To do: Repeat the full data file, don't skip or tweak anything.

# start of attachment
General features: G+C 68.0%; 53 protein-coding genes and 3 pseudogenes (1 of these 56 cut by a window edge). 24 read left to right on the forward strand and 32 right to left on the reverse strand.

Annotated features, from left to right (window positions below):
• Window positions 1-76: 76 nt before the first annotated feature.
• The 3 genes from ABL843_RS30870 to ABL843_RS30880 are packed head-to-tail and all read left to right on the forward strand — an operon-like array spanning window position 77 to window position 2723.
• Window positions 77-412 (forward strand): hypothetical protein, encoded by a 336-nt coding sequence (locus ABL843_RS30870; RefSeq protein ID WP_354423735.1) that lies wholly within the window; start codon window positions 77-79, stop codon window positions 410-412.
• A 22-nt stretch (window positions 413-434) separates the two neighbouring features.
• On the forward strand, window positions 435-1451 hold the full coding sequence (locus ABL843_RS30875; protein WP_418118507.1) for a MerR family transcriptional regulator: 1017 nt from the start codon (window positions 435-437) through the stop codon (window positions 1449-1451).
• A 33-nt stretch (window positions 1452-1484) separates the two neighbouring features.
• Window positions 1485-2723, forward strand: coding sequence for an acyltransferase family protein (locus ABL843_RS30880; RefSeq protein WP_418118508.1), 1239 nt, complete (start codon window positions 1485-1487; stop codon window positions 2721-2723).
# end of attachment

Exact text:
General features: G+C 68.0%; 53 protein-coding genes and 3 pseudogenes (1 of these 56 cut by a window edge). 24 read left to right on the forward strand and 32 right to left on the reverse strand.

Annotated features, from left to right (window positions below):
• Window positions 1-76: 76 nt before the first annotated feature.
• The 3 genes from ABL843_RS30870 to ABL843_RS30880 are packed head-to-tail and all read left to right on the forward strand — an operon-like array spanning window position 77 to window position 2723.
• Window positions 77-412 (forward strand): hypothetical protein, encoded by a 336-nt coding sequence (locus ABL843_RS30870; RefSeq protein ID WP_354423735.1) that lies wholly within the window; start codon window positions 77-79, stop codon window positions 410-412.
• A 22-nt stretch (window positions 413-434) separates the two neighbouring features.
• On the forward strand, window positions 435-1451 hold the full coding sequence (locus ABL843_RS30875; protein WP_418118507.1) for a MerR family transcriptional regulator: 1017 nt from the start codon (window positions 435-437) through the stop codon (window positions 1449-1451).
• A 33-nt stretch (window positions 1452-1484) separates the two neighbouring features.
• Window positions 1485-2723, forward strand: coding sequence for an acyltransferase family protein (locus ABL843_RS30880; RefSeq protein WP_418118508.1), 1239 nt, complete (start codon window positions 1485-1487; stop codon window positions 2721-2723).